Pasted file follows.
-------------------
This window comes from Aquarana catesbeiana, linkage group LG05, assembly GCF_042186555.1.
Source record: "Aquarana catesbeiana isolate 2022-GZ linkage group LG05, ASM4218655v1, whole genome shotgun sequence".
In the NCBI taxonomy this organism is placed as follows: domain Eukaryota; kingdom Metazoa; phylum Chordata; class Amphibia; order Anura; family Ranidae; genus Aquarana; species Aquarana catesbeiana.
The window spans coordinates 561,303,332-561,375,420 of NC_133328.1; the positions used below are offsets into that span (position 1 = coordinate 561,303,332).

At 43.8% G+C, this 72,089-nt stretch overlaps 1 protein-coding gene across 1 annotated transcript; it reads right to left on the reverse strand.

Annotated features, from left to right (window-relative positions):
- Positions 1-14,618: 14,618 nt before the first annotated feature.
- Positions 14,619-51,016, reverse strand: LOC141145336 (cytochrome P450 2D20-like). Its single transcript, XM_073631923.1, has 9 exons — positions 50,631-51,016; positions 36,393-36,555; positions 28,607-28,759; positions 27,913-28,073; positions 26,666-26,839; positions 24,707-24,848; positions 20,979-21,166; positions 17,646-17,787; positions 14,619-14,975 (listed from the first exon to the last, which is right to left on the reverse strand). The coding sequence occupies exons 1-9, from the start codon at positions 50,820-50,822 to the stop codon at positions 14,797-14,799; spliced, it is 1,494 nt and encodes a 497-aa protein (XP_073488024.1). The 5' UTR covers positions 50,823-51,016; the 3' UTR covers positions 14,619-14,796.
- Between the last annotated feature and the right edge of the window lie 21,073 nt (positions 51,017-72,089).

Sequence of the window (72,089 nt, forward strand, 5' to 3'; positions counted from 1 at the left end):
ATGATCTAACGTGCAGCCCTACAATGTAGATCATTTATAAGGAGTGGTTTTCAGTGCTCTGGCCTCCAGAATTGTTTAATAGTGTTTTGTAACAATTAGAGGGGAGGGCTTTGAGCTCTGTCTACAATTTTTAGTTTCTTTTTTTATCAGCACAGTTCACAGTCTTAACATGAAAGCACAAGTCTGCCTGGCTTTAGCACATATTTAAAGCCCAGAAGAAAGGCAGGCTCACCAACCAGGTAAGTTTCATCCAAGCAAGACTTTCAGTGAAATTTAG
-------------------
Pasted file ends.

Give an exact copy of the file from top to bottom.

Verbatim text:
This window comes from Aquarana catesbeiana, linkage group LG05, assembly GCF_042186555.1.
Source record: "Aquarana catesbeiana isolate 2022-GZ linkage group LG05, ASM4218655v1, whole genome shotgun sequence".
In the NCBI taxonomy this organism is placed as follows: domain Eukaryota; kingdom Metazoa; phylum Chordata; class Amphibia; order Anura; family Ranidae; genus Aquarana; species Aquarana catesbeiana.
The window spans coordinates 561,303,332-561,375,420 of NC_133328.1; the positions used below are offsets into that span (position 1 = coordinate 561,303,332).

At 43.8% G+C, this 72,089-nt stretch overlaps 1 protein-coding gene across 1 annotated transcript; it reads right to left on the reverse strand.

Annotated features, from left to right (window-relative positions):
- Positions 1-14,618: 14,618 nt before the first annotated feature.
- Positions 14,619-51,016, reverse strand: LOC141145336 (cytochrome P450 2D20-like). Its single transcript, XM_073631923.1, has 9 exons — positions 50,631-51,016; positions 36,393-36,555; positions 28,607-28,759; positions 27,913-28,073; positions 26,666-26,839; positions 24,707-24,848; positions 20,979-21,166; positions 17,646-17,787; positions 14,619-14,975 (listed from the first exon to the last, which is right to left on the reverse strand). The coding sequence occupies exons 1-9, from the start codon at positions 50,820-50,822 to the stop codon at positions 14,797-14,799; spliced, it is 1,494 nt and encodes a 497-aa protein (XP_073488024.1). The 5' UTR covers positions 50,823-51,016; the 3' UTR covers positions 14,619-14,796.
- Between the last annotated feature and the right edge of the window lie 21,073 nt (positions 51,017-72,089).

Sequence of the window (72,089 nt, forward strand, 5' to 3'; positions counted from 1 at the left end):
ATGATCTAACGTGCAGCCCTACAATGTAGATCATTTATAAGGAGTGGTTTTCAGTGCTCTGGCCTCCAGAATTGTTTAATAGTGTTTTGTAACAATTAGAGGGGAGGGCTTTGAGCTCTGTCTACAATTTTTAGTTTCTTTTTTTATCAGCACAGTTCACAGTCTTAACATGAAAGCACAAGTCTGCCTGGCTTTAGCACATATTTAAAGCCCAGAAGAAAGGCAGGCTCACCAACCAGGTAAGTTTCATCCAAGCAAGACTTTCAGTGAAATTTAG